Jeffrey Arzu’s high-school career flashed before his eyes. He stood completely still, just inside of the 3-point line, watching as Lowell Ulmer’s shot headed for the rim.
The PSAL Class AA quarterfinal between Arzu’s John F. Kennedy’s boys’ basketball team and McKee/Staten Island Tech was tied, but it didn’t seem that way for the senior guard.
If the ball fell through the net – and it seemed to have the right trajectory and rotation – the second-seeded Knights were going home.
“My heart came out of my chest,” he recalled. “It was a like a movie because it felt (like it was going in slow motion).”
The ball soared past the front of the rim, nestled in twine momentarily, before caroming off each side of the rim and bouncing out. Ross Vizcaino (12 points) secured the rebound as time expired.
Second-seeded Kennedy was given a reprieve and took advance in overtime, thanks to the heroics of junior guard Naquan Pierce, who scored seven of his career-high 38 points in the extra session in an 85-81 victory over No. 10 McKee/Staten Island Tech at Carnesecca Arena Saturday afternoon.
JFK (25-2), winners of 18 straight, will meet No. 3 Thomas Jefferson, which defeated sixth-seeded Forest Hills, 70-59, in a Class AA semifinal March 15 at St. John’s.
Arzu brought up the memory of former Knight Andre (Pop) Davidson, who the team has dedicated the season to. Davidson fatally collapsed July 5, 2008 while playing a pickup game at St. Mary’s gym in the South Bronx.
“He’s giving us another chance,” Arzu told his teammates.
And Pierce took full advantage. He hit a long 3-pointer, then a short jumper from the left elbow to put Kennedy up four, 82-78, with less than a minute remaining. He then added two free throws to ice it.
Pierce scored 18 points in the first half and 10 more in the fourth quarter, rallying the Knights from a seven-point deficit. After his hot start, he went into a funk, misfiring on his trademark pull-up jumper. He never lost confidence, particularly because Mathis kept telling him to remaining confident.
“I needed to score to keep us in the game,” he said.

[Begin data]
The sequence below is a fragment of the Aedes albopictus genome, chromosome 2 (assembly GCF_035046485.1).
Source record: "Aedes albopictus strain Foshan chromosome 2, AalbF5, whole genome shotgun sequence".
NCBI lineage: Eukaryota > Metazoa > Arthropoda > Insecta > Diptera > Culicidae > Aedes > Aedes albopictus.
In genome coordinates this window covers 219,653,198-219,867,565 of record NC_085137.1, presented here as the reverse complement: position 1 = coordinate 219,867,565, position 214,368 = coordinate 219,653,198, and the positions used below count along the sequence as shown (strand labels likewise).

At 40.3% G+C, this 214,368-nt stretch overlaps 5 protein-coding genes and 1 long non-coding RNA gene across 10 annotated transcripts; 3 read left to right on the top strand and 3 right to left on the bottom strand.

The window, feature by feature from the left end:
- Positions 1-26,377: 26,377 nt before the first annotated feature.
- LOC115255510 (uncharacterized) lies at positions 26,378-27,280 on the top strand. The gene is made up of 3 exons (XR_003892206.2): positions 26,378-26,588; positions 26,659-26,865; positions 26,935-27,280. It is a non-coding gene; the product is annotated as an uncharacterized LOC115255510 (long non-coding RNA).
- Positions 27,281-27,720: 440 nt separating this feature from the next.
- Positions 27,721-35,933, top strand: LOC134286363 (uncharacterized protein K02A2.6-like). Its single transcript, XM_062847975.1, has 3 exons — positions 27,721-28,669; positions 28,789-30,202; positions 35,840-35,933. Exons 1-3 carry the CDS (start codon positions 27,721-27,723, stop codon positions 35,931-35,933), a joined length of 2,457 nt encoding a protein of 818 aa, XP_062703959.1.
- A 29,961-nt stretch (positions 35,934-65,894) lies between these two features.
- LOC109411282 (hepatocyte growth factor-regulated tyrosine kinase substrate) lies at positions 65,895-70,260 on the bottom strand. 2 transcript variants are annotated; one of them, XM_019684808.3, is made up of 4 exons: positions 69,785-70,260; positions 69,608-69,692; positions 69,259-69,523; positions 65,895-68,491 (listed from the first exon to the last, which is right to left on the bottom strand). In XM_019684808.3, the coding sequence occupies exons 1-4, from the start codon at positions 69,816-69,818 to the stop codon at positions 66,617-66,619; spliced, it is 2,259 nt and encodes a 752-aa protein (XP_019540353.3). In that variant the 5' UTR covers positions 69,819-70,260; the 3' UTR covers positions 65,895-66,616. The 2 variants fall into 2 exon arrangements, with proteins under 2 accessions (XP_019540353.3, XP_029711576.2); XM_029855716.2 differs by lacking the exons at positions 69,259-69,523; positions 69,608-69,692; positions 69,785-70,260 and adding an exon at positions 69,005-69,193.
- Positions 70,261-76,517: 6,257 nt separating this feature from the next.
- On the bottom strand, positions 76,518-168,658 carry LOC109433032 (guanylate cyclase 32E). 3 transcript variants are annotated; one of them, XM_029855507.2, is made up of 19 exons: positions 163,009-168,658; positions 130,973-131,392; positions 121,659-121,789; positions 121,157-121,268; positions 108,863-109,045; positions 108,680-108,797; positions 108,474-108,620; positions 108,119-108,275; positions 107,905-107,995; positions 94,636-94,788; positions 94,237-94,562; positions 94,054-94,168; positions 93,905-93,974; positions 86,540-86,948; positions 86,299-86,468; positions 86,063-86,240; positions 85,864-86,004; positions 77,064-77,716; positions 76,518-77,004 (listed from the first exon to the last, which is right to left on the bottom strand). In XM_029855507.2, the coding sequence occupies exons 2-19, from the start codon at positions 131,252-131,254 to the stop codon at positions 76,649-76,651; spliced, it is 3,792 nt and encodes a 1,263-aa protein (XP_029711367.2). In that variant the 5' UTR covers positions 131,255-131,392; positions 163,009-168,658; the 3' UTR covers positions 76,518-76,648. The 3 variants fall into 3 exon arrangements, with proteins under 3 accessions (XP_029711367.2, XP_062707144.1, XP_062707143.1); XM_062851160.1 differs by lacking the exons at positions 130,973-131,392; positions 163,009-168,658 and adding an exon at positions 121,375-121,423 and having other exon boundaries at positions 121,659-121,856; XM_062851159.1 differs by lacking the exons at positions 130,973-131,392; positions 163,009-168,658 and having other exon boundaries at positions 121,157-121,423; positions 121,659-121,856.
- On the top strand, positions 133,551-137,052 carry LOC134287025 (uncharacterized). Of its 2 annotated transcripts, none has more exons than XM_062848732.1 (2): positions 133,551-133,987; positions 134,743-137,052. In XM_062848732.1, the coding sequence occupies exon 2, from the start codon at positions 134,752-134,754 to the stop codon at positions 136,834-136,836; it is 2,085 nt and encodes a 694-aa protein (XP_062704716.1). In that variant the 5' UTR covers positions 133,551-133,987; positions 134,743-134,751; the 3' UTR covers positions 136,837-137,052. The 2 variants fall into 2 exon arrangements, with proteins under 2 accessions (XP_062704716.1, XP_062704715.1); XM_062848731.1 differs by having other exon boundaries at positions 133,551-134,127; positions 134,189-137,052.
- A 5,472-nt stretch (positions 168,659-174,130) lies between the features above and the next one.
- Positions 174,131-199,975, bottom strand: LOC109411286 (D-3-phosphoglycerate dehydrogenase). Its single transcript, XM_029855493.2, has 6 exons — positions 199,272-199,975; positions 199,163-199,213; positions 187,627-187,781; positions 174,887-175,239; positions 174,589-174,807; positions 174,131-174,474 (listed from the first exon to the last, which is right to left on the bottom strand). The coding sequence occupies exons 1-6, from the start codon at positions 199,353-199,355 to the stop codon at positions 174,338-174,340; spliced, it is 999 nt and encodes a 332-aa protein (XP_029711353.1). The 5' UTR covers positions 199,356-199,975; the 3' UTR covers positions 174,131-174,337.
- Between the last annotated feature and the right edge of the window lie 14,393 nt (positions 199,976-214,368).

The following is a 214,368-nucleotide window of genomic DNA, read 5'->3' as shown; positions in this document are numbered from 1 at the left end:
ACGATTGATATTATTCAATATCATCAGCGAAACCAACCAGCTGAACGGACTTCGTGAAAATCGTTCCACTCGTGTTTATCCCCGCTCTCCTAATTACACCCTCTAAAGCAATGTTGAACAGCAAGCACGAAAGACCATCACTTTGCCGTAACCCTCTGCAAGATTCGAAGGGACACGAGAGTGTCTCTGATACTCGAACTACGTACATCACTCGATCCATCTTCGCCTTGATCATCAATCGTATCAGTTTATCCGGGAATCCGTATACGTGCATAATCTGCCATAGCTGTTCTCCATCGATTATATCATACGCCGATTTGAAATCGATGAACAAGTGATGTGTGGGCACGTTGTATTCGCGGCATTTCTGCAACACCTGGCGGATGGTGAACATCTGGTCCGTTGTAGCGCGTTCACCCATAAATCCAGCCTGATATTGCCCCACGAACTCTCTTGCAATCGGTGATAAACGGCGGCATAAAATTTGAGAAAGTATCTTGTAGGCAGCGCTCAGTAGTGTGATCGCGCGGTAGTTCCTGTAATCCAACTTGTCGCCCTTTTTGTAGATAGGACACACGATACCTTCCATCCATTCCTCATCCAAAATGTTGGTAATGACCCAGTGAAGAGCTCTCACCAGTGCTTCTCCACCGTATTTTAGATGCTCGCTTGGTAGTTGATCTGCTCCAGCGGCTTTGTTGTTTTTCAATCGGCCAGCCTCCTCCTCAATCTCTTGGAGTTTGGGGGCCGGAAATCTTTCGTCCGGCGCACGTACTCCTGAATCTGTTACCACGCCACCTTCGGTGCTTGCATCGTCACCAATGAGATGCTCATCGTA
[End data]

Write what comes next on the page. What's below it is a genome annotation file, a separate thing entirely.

Said Mathis: “The best for him is yet to come.”
The same can be said for Kennedy. In the Knights’ two previous runs to the city championships, in 2005 and 2001, they survived similar scares.
Ulmer led MSIT with 21 points, Pucky Manley added 19 and Josh Good had 14.
Mathis said he warned his players MSIT was dangerous. He was impressed the Staten Island school, the first to make it to the quarterfinals since Curtis in 1995, had beaten Queens AA champion Cardozo in the second round. The coach knew Ulmer would give his slower big men trouble and Good was dangerous when given room.
McKee was patient against Kennedy’s zone, relying on the penetration and precise shooting of guards Good, Manley and Astel. Ulmer, as he did in a 29-point performance against Cardozo, used his speed to make up for his size disadvantage. He scored six quick points to start the second half, leading the Sea Gulls to a 41-36 lead with 5:11 to play.
Kennedy crept within two, 45-43, entering the final stanza. And what a final eight minutes it was, the two sides trading haymakers like a heavyweight fight. Pierce hit a 3-pointer under duress, and Ulmer came out of nowhere to tip in a miss. Arzu (10 points) went coast-to-coast for a layup in traffic, only for Astel to knock down a running one-hander.
Good hit a pair of 3-pointers in the final minute, the second coming with just 18.4 seconds remaining, to give McKee a two-point lead. The crowd was buzzing, sensing the upset. Kennedy came right back, however. Short drove down the right side, pulled up to avoid contact and dropped in a soft floater off the glass.
“I had to do something to help the team,” he said.
It set up the final play of regulation, when Kennedy’s season nearly came to a close. The Knights used that mulligan as a source of motivation. Their season wasn’t over, not yet. And now, it’s pushing on.